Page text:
Now, the research team is trying to figure out the precise location of the MSC “hideout” in the lungs, and the precise mechanism by which they might contribute to—or perhaps prevent—BOS. Dr. Lama says the patients who allowed their cells to be used in the study are excited by the findings, and by the idea that they are helping find answers to questions that affect nearly all transplant recipients.
Even as U-M researchers work to understand the role of MSCs in bronchiolitis obliterans syndrome, they’re also documenting the impact of BOS on patients and trying to see who is most affected by it. This year, they published findings in the American Journal of Respiratory and Critical Care Medicine.
In this study, lead author Dr. Lama and the research team analyzed lung function patterns in 111 lung transplant patients with BOS, and showed that patients can experience different courses of decline after the onset of BOS. Further, they identified several factors that can predict the course of lung function after BOS onset, a finding which has important practical implications for management of patients with this disease.
Donor: male, Recipient: female
Mesenchymal stem cells isolated from lavage of lung transplant recipients are donor in origin. Genotype (male vs. female) of mesenchymal stem cells isolated from sex-mismatched recipients was studied by fluorescent in-situ hybridization using X and Y DNA probes. Donor: female, Recipient: male
A-B: The male sex chromosome status of mesenchymal cells obtained from BAL of a male donor lung transplanted into a female host. Red signal indicates X chromosome, and green signal indicates Y chromosome. A. Cells were scored in interphase. B. A cell in metaphase demonstrating specificity of the DNA probes is shown on the right.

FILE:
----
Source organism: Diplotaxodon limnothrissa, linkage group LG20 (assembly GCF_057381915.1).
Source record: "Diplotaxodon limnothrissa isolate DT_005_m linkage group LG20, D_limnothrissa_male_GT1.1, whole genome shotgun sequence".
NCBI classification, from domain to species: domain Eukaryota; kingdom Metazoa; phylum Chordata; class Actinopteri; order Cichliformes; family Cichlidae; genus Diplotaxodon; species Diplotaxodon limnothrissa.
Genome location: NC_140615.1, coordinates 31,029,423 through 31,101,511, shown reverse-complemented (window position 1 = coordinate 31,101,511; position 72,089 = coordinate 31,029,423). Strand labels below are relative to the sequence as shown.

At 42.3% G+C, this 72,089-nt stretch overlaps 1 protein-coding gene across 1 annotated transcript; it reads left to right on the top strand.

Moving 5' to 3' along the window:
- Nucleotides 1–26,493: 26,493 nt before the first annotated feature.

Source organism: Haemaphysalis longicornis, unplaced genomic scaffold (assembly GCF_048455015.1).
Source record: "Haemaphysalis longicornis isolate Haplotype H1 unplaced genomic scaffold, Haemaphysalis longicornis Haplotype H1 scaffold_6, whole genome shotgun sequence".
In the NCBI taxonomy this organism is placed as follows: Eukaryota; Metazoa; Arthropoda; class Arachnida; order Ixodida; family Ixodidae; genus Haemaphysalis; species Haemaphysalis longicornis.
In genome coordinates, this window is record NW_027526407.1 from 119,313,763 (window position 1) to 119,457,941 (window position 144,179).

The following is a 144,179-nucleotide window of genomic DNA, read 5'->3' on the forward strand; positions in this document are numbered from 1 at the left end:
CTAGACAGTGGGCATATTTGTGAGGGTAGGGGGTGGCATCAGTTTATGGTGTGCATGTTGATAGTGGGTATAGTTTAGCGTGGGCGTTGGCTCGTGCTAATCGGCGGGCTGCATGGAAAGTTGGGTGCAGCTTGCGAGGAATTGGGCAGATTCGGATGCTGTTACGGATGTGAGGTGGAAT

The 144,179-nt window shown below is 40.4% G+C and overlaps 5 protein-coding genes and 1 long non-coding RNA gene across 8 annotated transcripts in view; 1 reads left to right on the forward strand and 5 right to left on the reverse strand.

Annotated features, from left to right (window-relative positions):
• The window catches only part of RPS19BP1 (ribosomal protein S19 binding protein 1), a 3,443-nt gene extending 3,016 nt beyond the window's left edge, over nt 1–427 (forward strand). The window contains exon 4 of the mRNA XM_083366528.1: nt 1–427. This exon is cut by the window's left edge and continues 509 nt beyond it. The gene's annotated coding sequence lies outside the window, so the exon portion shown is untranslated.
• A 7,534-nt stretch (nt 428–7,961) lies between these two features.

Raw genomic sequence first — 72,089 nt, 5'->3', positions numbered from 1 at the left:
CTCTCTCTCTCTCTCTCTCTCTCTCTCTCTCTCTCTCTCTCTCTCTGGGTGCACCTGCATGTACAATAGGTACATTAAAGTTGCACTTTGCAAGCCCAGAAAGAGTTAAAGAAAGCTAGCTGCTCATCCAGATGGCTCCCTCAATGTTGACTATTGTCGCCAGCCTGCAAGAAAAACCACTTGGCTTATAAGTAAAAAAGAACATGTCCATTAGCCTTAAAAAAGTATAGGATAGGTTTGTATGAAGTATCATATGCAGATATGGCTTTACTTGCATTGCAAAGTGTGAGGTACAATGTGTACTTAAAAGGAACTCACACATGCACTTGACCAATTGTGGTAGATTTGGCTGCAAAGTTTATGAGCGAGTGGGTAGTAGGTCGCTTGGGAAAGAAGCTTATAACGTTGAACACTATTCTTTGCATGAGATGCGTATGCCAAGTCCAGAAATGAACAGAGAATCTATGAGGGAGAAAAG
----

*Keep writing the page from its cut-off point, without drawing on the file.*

C-D: Demonstrate the female sex chromosome status of mesenchymal cells obtained from BAL of a female donor lung transplanted into a male recipient. C. Interphase cells. D. Representative cell in metaphase.
The U-M lung transplant program is at the forefront of research and clinical care, and received additional accolades this year from a paper that reviews the success of the U-M program’s first 344 lung transplants, in 339 patients who received transplants between the start of the program in 1990 and September of 2005. U-M patients had better survival rates than the national average—with 79 percent alive at one year, 60 percent alive at three years and 52 percent alive at five years.
The paper, published in the Journal of Thoracic and Cardiovascular Surgery by a team led by Dr. Chan and his colleague Andrew Chang, MD, of Thoracic Surgery, also showed that even though the U-M team has increased the time window for transplanting donated lungs, survival hasn’t suffered.
By extending the amount of time that lungs can be viable after a donor’s death, the U-M team is allowing more organs to be used. But still, the number of lungs recovered from donors is far lower than the number of people who need a lung transplant, so Chan and others are working to help hospitals increase the proportion of eligible lungs that they make available to the transplant network.
The U-M team is working to make the best of every transplant, by offering patients access to the latest clinical trials of anti-rejection drug regimens and infection-prevention medication, including ganciclovir to guard against cytomegalovirus infection.
They’re also trying to identify those patients who might be able to avoid a transplant, by getting early, aggressive treatment for progressive lung diseases such as emphysema and pulmonary fibrosis. Further research on patient outcomes may also help steer the transplant-listing process, by showing which characteristics make a person more likely to do well once they receive a lung or lungs.
As they continue toward their goal of making lung transplants less risky and more likely to succeed, the U-M team is continuing to develop funding opportunities for even more laboratory research, and for more outcomes research that can optimize the transplant experience. These two paths to discovery, combined with a strong clinical program, will surely lead to better treatment for patients today and in the future.